Performance can also be improved by running barefoot. Many world class runners have won major contexts while not wearing any shoes. This includes Abebe Bikila, who won the Olympic Marathon in the 1960 games in Rome. However, these elite athletes would be the first to tell you that barefoot is not the right choice all of the time. Different circumstances require different shoes. For example, on wet sod spikes will help tremendously with propelling athlete forward and going barefoot isn’t a good idea on terrain that might cut your feet up or where there is a lot of broken glass. Furthermore, some competitive runners will train in heavier shoes, than go barefoot on race day as a way to allow their feet to feel more nimble and responsive when it counts most.
A final reason to switch to barefoot running doesn’t have to do with science at all. Instead, this reason is all about feelings, as there is a simple joy in feeling the earth under one’s feet. Running barefoot allows you to connect with the world around in a way that shoes make impossible. Without anything to stop the sensation, running over grass, sand, gravel, and dirt all become completely different experiences. Even running over asphalt allows for a greater connection with the world around you – the heat and texture of the tarmac are things that the barefoot runner becomes intimately aware of.
Whatever reason you have for wanting to try barefoot running, make sure to take it slow. Running without shoes requires greater foot and calf strength, and places more strain on the Achilles tendon. Many Achilles injuries are the result of individuals rushing into barefoot running, without properly building the strength and correct form for this entirely new type of running.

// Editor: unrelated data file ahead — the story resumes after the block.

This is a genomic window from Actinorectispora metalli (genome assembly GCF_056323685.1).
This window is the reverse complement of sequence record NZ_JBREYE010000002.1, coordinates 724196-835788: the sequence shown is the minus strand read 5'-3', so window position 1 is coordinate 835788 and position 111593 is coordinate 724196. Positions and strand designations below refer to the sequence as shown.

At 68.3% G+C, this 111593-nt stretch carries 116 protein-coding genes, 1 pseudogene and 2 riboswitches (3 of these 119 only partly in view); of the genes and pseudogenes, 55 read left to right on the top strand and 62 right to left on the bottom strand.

Easing into barefoot running, while paying close attention to your gait, is therefore critical for doing it properly. Also, remember that to run comfortably and safely without shoes you may need to toughen your feet. If you have no callous on your feet at all you may want to start by taking walks without shoes or running over the softer ground, such as grass or turf. One you have feet that can handle the elements, start with short runs. Intervals, where you run for 9 minutes and walk for 1 are a great way to test your limits and slowly build the muscle you need to keep your ankles safe.
Another way to ease yourself into barefoot running is to try minimalist running shoes. These shoes have a heel-to-toe drop of 8mm or less and are more flexible than traditional running shoes. Like running barefoot, minimalist shoes encourage a midfoot or forefoot strike. Their thinner sole also allows the runner to better feel the terrain they are moving over. Some are even made to completely mimic being barefoot, with no difference in drop between the heel and the toe and made from stretchy form-fitting rubber. Minimalist shoes should still be eased into though since the change in gait they will encourage still requires increased muscle strength.